KHARTOUM, Sudan - The Sudanese government condemned a new set of US economic
sanctions aimed at pressuring it to halt the bloodshed in Darfur, describing
them Tuesday as "unfair and untimely" and calling on the rest of the world to
President Bush announced the United
States was enforcing sanctions that bar 31 Sudanese companies owned or
controlled by Sudan's government from the US banking system. The sanctions also
prevent three Sudanese individuals from doing business with US companies or
Displaced Darfuris in the town of Gereida in southern Darfur,
May 2006. [AFP]
"We believe this decision is unfair and untimely," Sudan's Foreign Ministry
spokesman, Ali Sadiq, told The Associated Press.
The European Union said it was prepared to consider tougher measures to
push Sudan to finally allow a large UN peacekeeping mission into Darfur. "In
principle, we are open to consider that," Javier Solana told the AP.
Sadiq defending Sudan, saying it accepted a first batch of 3,000 UN
peacekeepers in April to reinforce the overwhelmed African Union force already
deployed in Darfur, where more than 200,000 people have died and 2.5 million
have fled their homes in four years of fighting between Sudanese forces and
"These American measures come at a time when Sudan is actively discussing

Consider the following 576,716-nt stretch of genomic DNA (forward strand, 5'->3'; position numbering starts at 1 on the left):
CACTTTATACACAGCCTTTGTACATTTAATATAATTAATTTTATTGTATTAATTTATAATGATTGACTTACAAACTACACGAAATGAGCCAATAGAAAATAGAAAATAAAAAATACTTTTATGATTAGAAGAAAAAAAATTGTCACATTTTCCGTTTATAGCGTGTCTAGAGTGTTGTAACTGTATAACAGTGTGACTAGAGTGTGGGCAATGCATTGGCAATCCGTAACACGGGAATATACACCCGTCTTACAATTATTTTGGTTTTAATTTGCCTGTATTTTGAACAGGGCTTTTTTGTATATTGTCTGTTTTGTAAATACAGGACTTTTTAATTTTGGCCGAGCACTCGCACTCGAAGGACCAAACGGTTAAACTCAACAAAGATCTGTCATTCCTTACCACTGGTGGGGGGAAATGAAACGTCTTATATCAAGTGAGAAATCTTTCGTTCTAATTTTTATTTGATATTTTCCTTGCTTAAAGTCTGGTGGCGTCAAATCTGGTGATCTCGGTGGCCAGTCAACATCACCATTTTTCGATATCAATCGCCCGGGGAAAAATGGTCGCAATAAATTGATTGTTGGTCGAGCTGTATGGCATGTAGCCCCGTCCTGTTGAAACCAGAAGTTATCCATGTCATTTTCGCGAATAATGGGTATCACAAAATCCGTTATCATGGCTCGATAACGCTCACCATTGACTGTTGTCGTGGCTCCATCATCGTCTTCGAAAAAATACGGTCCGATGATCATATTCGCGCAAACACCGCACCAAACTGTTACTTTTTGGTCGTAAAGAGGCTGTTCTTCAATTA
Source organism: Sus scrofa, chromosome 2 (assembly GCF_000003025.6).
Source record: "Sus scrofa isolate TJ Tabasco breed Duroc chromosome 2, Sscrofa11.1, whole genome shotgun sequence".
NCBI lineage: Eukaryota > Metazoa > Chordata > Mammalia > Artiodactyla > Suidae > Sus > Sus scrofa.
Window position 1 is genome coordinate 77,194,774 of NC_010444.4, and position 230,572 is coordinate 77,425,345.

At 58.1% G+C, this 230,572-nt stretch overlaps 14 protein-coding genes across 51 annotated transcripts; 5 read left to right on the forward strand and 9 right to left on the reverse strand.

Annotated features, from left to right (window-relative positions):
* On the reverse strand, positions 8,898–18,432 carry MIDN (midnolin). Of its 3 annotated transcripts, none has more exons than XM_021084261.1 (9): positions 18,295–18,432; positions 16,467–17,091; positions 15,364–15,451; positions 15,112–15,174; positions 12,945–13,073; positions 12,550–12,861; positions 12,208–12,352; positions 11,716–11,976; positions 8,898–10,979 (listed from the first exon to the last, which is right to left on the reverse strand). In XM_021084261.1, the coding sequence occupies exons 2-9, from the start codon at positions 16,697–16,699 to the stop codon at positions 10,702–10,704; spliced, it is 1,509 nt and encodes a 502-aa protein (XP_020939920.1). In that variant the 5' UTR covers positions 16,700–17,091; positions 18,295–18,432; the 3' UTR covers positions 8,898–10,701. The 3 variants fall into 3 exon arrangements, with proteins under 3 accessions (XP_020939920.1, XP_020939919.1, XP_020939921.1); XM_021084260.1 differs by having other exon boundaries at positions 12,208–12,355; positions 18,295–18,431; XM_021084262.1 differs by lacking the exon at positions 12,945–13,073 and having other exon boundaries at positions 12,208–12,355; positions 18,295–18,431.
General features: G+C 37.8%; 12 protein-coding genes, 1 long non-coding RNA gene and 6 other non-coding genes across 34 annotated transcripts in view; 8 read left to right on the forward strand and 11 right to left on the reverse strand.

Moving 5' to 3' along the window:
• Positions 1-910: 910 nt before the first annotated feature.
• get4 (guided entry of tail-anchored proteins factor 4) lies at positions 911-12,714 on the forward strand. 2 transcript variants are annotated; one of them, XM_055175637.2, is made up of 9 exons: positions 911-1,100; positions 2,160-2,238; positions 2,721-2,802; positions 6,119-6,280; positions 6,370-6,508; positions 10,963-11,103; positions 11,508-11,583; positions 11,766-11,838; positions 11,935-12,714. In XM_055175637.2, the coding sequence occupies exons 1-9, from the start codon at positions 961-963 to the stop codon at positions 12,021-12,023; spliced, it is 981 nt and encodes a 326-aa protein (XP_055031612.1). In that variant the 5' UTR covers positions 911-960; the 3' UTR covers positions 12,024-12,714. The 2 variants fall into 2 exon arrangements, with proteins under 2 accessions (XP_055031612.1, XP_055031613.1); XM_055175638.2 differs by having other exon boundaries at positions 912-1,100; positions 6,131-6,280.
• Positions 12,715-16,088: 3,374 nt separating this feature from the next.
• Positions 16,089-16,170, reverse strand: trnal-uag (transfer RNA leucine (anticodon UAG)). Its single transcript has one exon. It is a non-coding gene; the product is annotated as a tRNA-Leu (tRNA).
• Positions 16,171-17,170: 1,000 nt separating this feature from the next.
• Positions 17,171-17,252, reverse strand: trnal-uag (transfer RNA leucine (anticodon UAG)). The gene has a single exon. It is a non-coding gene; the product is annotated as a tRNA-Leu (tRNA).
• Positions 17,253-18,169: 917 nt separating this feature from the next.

peace in Darfur and working on the hybrid force," of UN and African Union
peacekeepers, Sadiq said. "We invite the international community to ignore and
condemn these sanctions."
The US mission to the United Nations has been drafting a resolution for
broader UN sanctions against Sudan that is expected to face resistance in the
UN Secretary-General Ban Ki-Moon said he needs more time to promote
negotiations and persuade the Sudanese government to accept more peacekeepers.
Asked whether the US sanctions would complicate his job of getting Sudan to
agree to a larger UN-African Union peacekeeping force, Ban said: "We will have
The UN agreed last week with the African Union on the final outline of the
hybrid force that would more than triple the number of peacekeepers in Darfur
with a mission of at least 23,000 soldiers and police. The peacekeepers would be
allowed to launch pre-emptive attacks to stop violence.
South Africa's UN ambassador questioned the timing of the US sanctions in the
midst of those negotiations.